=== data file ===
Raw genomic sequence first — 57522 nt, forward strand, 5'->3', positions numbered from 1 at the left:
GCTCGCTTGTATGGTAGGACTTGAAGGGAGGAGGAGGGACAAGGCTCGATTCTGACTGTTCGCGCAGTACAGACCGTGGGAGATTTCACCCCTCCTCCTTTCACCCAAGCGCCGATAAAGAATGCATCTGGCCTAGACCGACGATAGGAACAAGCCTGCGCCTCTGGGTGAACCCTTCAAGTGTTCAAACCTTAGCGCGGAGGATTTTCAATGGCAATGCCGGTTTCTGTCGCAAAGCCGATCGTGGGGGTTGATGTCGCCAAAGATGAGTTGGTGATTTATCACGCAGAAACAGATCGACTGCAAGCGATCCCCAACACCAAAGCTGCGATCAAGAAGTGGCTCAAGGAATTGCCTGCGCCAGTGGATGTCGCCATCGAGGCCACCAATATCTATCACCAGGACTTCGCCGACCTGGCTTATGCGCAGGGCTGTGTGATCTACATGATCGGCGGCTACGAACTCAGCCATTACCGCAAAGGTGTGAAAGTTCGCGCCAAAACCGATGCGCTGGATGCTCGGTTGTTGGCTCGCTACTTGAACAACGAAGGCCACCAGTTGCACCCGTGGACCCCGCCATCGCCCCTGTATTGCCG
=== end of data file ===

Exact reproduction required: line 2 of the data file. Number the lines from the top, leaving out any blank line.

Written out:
GCTCGCTTGTATGGTAGGACTTGAAGGGAGGAGGAGGGACAAGGCTCGATTCTGACTGTTCGCGCAGTACAGACCGTGGGAGATTTCACCCCTCCTCCTTTCACCCAAGCGCCGATAAAGAATGCATCTGGCCTAGACCGACGATAGGAACAAGCCTGCGCCTCTGGGTGAACCCTTCAAGTGTTCAAACCTTAGCGCGGAGGATTTTCAATGGCAATGCCGGTTTCTGTCGCAAAGCCGATCGTGGGGGTTGATGTCGCCAAAGATGAGTTGGTGATTTATCACGCAGAAACAGATCGACTGCAAGCGATCCCCAACACCAAAGCTGCGATCAAGAAGTGGCTCAAGGAATTGCCTGCGCCAGTGGATGTCGCCATCGAGGCCACCAATATCTATCACCAGGACTTCGCCGACCTGGCTTATGCGCAGGGCTGTGTGATCTACATGATCGGCGGCTACGAACTCAGCCATTACCGCAAAGGTGTGAAAGTTCGCGCCAAAACCGATGCGCTGGATGCTCGGTTGTTGGCTCGCTACTTGAACAACGAAGGCCACCAGTTGCACCCGTGGACCCCGCCATCGCCCCTGTATTGCCG